Always a pleasure working with Mia Diehl and the art department at Fortune. Earlier this fall they asked us to create some cover options for a story about red tape. Rolls and rolls and rolls of red tape later we had an entire corner covered and a pretty darn cool picture.
Thank you Mia for the amazing direction we are stoked with the results. Also than you for trusting us with the first cover with a new masthead. Pretty snazzy if we do say so.
We executed a couple cover options and while this picture did not run , we totally loved the new masthead wrapped in red tape.
For the September issue of Texas Monthly, TJ Tucker wanted a Tony Romo jersey that looked like it had been through hell. Dried blood, grass stains, plus rips and tears that correlated to injuries the Cowboy’s quarterback has sustained. The jersey they sent us to work with was in pristine condition. Thankfully we have a stylist assistant who was all too happy to help give the jersey a rough and tumble look that was completely organic.
This is Lucy, the best styling assistant on 4 paws.
It’s always a pleasure working with Ryan Cadiz and the team from Money Magazine. For their annual Millionaire Issue, they wanted the cover to capture the feeling of financial freedom that having $1M in assets can bring. After a lot of brainstorming and conversations with the magazine, it was decided that feeling involved a red Ford Mustang convertible and a beautiful sunset over water.
Because we were shooting this in Texas in July and also to give us the most control over light and the scene, we decided to shoot this in two parts. Part A involved Adam and Robin taking a couple afternoon drives to Canyon Lake, about an hour and a half outside of Austin, to capture sunsets. We have to say this was a first time a camping permit was purchased for a shoot. Part B involved finding the perfect car. We searched car museums and classic car clubs all over town. Finally, the Mustang Owner’s Club of Austin put us in touch with Diego Sandoval and the most perfect 1965 poppy red Ford Mustang we could have asked for. All original (except for the corroborator) and absolutely beautiful.
Adam and Nick put up a 20′ x 20′ scrim on a mildly breezy day (terrifying) and secured the heck out of it by anchoring it to other vehicles. Lights were set up and gelled to mimic a sunset in front of the car, and we were ready to rock. Our lovely couple were troopers, it was 102 degrees that day. A million thanks to Billy Mercer from Lip Service for keeping their hair and makeup perfect in that heat.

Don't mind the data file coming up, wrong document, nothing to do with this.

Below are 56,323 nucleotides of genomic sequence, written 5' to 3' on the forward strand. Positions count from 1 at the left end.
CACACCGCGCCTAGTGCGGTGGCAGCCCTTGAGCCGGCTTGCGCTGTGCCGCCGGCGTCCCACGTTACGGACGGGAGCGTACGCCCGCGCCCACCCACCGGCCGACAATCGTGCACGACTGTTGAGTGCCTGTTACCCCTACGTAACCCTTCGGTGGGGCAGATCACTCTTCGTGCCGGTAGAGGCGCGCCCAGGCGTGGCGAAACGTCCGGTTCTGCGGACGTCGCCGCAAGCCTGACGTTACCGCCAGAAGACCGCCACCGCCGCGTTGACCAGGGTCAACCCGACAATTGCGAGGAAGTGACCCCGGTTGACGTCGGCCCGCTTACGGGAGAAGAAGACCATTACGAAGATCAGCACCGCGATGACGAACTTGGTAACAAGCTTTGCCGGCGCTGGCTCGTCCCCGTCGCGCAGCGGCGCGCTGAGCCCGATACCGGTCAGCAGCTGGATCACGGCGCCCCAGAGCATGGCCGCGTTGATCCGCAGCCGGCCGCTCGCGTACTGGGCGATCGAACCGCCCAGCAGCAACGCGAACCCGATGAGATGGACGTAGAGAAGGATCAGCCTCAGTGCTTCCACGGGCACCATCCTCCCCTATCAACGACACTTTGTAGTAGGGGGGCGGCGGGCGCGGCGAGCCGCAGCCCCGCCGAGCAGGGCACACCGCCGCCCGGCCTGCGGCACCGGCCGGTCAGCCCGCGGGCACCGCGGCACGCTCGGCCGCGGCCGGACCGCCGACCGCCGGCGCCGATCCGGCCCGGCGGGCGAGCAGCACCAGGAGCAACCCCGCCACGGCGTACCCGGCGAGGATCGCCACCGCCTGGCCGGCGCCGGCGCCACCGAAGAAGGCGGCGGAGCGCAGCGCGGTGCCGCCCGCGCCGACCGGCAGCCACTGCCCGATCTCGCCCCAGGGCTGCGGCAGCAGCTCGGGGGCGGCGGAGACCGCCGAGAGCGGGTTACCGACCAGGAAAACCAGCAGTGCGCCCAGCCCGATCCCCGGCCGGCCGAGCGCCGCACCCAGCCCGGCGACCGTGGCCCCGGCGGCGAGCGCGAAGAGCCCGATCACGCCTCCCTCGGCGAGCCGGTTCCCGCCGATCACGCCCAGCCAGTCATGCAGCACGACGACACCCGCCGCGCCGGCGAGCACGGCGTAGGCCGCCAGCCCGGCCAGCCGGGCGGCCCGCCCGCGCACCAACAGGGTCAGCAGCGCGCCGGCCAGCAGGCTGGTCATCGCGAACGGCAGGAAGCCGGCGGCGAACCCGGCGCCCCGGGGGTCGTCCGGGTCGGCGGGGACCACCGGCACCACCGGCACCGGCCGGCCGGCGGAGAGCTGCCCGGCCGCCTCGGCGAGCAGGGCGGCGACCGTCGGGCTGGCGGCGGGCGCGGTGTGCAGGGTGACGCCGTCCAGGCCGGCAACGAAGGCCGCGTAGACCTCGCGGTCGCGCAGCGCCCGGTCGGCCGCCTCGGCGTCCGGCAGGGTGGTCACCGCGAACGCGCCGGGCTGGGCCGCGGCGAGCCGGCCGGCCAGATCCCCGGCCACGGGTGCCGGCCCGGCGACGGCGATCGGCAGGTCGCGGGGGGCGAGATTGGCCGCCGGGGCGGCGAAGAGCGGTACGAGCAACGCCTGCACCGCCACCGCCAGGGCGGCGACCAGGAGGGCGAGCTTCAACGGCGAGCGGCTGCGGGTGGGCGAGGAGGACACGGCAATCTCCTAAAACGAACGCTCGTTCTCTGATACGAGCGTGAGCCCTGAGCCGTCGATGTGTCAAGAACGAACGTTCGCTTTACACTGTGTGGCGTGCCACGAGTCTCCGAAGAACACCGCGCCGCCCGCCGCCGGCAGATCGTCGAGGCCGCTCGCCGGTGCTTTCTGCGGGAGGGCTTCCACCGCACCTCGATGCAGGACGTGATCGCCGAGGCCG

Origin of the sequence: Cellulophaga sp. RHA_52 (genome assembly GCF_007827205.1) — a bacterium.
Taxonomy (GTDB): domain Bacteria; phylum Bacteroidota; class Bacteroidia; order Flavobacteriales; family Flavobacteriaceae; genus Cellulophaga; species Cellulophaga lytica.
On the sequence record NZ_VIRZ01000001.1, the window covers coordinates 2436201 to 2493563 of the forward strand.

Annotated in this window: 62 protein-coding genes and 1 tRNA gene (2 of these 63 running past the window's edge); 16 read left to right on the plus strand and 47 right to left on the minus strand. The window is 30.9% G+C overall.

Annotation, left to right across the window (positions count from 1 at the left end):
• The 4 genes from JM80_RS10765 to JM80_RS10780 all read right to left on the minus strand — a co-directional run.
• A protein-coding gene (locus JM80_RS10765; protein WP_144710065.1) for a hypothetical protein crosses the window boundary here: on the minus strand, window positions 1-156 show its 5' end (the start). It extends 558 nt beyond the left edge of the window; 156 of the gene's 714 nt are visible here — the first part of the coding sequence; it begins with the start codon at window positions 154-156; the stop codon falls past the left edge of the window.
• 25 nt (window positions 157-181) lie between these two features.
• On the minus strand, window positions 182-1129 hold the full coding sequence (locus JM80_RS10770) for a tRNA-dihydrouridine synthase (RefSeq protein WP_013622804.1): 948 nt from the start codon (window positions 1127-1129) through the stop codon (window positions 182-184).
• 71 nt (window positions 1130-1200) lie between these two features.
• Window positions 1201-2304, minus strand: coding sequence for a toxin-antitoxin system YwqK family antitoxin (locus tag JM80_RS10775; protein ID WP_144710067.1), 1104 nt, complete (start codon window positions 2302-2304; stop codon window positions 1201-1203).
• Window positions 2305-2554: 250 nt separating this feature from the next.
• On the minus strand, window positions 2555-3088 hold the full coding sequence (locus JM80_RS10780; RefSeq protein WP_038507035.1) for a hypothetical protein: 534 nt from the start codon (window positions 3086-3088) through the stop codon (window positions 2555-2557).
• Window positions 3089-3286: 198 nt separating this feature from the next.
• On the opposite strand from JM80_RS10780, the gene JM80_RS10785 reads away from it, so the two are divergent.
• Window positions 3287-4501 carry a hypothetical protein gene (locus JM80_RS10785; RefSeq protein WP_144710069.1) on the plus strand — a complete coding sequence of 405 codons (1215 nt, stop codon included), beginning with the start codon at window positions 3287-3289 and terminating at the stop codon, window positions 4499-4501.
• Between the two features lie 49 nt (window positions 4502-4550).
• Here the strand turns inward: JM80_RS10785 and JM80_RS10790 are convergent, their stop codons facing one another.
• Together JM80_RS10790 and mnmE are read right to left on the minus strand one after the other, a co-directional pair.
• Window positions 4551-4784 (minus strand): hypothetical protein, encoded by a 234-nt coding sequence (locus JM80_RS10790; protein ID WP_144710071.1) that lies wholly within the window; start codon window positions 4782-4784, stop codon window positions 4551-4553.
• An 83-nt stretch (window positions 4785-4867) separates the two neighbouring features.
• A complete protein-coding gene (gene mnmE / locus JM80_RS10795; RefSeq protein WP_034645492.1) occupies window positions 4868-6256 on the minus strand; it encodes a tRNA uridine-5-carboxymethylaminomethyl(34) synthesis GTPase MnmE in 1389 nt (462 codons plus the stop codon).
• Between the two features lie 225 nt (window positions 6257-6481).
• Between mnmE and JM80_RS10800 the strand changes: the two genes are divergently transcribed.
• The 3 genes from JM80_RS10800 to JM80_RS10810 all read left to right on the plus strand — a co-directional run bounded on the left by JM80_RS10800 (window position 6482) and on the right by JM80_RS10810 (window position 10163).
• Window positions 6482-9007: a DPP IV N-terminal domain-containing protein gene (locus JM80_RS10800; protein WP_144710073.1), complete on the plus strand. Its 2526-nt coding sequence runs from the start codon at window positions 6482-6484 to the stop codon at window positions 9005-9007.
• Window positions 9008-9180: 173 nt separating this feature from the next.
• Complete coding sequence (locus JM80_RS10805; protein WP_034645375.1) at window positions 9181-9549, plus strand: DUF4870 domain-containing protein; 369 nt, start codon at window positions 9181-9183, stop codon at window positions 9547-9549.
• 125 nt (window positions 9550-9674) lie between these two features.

It took all of the sandbags, plus a Toyota Tundra, plus a Ford Explorer to keep the scrim from turning into a sail.
And here’s the man with the beautiful car. Thank you Diego for letting us use your baby!
Last month Thomas Payne at Popular Science contacted us about a story on the dark web, all the hidden parts of the internet we don’s see and can’t find through a google search. The dark web hides human trafficking, arms deals, narcotics transactions, and other illicit activities. But there is a guy who is using his talents and training to shine a light in the darkness. The concept was to have black objects representing the illegal goings on rising out of black goo.
Gallons and gallons of black paint and a few ruined hard drives later we had a set of images we could not be more proud of. Thank you Thomas for the stellar assignment. Go pick up the September issue of Popular Science! The design of the whole story is killer as well.
This was a very special assignment for us. Mia Diehl from Fortune magazine called and asked us to contribute to their annual Fortune 500 issue. (SUPER HONORED!) The magazine was going to run multiple covers and each cover would focus on a different company on the list. We were assigned Monsanto and she wanted to know if we could shoot a combine in a field. Absolutely we could! And it was the perfect time of year to take this image. Robin’s father still had wheat in the field and it had just started to turn golden. So one weekend in May we loaded up the car with gear and drove to the family farm. It’s hard to find many photo assistants in the “middle-of-nowhere” Texas, but lucky for us our family was more than happy to help. We scouted the different wheat fields till we found the right spot. Mr. Finlay parked the combine in the field and over the coarse of the weekend we were able to capture it during two sunrises and two sunsets. On the last sunset we realized the cabin of the combine felt kind of empty, so Robin’s dad climbed in the driver’s seat and started his modeling career.
Thank you so much Mia for trusting us to venture out of the studio for this assignment. We’re not much for the waking up before the sun part, but beside that the experience was very rewarding.
Here’s some behind the scene pics from the weekend.